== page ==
Beatrix Potter’s parents:
Left her education to governesses.
Encouraged her love of drawing.
Supported her dream of being a writer.
Sent her to finishing school.
Wanted nothing to do with her once she began writing professionally.
Growing up, Beatrix and her brother Bertram:
Articulated/mounted the skeleton of a dead fox. (Good thing their parents didn’t head up to the children’s rooms too often.)
Skinned dead animals that they found in order to study their anatomy.
Sewed little books filled with their drawings of animals, flowers, etc.
Did all of these things.
Kept mice, rabbits, hedgehogs and bats up in their nursery/schoolroom.
Beatrix Potter got the names for her colorful animal characters:
Out of her imagination.
From people she knew.
From the gravestones in the cemetery near her parents’ house.
From listening to servants’ stories.
Out of books.
Potter began writing and illustrating animal stories:
For her own amusement.
As part of a friendly writing competition with her brother.
Just to see if she could do it.
Just to annoy her mother, who wanted her to act like a proper Victorian lady.
For the children of her former governess.
Potter’s 1st published book was:
"The Tale of Two Bad Mice."
"The Tale of Tom Kitten."
"The Tailor of Gloucester."
"The Tale of Mrs. Tiggy-Winkle."
"The Tale of Peter Rabbit."
After the death of her fiancé in 1905, Potter:
Went into a deep depression.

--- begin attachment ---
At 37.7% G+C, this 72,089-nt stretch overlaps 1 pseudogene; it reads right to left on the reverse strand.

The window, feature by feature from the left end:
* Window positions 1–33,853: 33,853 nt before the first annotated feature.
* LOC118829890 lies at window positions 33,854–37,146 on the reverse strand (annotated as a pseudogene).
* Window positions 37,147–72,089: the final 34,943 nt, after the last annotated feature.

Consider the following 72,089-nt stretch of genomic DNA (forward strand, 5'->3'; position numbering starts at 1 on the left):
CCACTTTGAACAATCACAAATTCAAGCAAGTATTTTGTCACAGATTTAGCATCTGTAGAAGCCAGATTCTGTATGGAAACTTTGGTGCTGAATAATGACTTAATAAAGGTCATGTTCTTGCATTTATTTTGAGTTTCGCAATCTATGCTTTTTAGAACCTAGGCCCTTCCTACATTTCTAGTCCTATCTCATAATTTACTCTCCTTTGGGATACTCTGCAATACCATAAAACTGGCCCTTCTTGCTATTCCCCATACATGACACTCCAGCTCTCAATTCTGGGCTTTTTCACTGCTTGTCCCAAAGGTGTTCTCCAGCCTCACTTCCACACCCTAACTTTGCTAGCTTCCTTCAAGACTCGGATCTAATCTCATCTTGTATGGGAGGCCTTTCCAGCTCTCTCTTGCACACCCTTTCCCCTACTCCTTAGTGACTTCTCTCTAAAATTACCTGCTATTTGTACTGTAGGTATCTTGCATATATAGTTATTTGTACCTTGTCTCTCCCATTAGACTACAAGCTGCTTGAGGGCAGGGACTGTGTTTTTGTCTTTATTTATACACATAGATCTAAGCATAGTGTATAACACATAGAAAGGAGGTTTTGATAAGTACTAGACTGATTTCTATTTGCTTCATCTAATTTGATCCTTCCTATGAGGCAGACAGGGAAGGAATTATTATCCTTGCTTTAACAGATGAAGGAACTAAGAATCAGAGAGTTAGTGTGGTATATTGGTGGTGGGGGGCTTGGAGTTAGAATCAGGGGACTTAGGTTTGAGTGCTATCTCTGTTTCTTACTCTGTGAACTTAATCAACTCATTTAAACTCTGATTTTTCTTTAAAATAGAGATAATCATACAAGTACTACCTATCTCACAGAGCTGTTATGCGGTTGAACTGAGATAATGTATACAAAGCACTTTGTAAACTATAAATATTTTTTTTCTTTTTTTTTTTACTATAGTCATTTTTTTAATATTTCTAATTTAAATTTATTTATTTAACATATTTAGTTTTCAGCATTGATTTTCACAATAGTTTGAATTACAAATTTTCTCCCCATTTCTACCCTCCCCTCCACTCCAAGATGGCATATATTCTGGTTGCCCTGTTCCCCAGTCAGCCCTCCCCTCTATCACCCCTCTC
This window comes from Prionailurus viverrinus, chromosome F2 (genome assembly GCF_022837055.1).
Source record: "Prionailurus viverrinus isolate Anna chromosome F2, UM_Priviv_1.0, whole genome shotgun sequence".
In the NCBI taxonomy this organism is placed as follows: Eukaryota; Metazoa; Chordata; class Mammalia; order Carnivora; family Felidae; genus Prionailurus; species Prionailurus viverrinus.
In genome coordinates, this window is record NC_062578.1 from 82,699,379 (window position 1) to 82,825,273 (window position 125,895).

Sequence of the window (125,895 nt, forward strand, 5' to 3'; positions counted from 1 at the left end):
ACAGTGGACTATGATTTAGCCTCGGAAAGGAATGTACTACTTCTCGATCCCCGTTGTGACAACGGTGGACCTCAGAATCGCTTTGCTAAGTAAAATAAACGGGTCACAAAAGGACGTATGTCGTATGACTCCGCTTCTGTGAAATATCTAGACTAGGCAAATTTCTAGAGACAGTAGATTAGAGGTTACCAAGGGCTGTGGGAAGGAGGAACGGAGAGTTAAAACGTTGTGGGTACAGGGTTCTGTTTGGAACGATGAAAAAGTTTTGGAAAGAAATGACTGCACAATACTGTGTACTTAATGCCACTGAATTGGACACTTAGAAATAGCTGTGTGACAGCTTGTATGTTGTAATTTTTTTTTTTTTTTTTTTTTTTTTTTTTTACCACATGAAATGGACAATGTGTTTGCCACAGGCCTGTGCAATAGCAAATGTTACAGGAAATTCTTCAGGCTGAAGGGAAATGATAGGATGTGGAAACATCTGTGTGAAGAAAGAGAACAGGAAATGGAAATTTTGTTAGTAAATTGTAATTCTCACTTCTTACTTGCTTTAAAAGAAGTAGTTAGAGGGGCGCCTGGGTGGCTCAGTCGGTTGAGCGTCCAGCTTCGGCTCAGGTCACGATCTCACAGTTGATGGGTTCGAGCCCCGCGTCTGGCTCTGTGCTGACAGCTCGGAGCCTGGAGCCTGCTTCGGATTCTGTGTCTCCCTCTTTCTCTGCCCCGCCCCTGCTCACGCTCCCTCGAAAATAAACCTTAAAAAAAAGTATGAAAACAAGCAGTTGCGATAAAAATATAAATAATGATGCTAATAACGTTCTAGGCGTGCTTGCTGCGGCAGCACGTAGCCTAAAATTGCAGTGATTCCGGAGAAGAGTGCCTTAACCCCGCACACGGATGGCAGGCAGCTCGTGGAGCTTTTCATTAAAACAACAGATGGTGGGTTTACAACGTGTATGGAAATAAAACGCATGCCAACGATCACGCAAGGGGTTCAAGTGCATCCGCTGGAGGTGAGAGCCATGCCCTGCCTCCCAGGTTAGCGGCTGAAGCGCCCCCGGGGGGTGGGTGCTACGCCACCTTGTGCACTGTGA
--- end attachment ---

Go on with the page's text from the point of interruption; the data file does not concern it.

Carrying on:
Wrote a scholarly paper on fungus, which she wasn’t permitted to read to an all-male group.
Devoted herself to caring for her parents.
Bought Hill Top Farm in the English Lake District and began breeding Herdwick sheep.
Began frequently the London literary scene.
Have an early feminist subtext.
Are mesmerizing. Her love for animals draws the reader in.
Are thinly disguised commentaries — the cats are upper middle class, the pigs lower class, etc.
Are uneven and more than a little dark. Ever read what happens to Jeremy Fisher, the frog?
Were simply meant as charming stories for young children.
Potter eventually married William Heelis, a solicitor who:
Helped her market her children’s books.
Was a sounding board for all her book ideas.
Handled all of her financial affairs.
Shared her deep interest in farm land preservation.
Helped her market Peter Rabbit dolls, board games and wallpaper.
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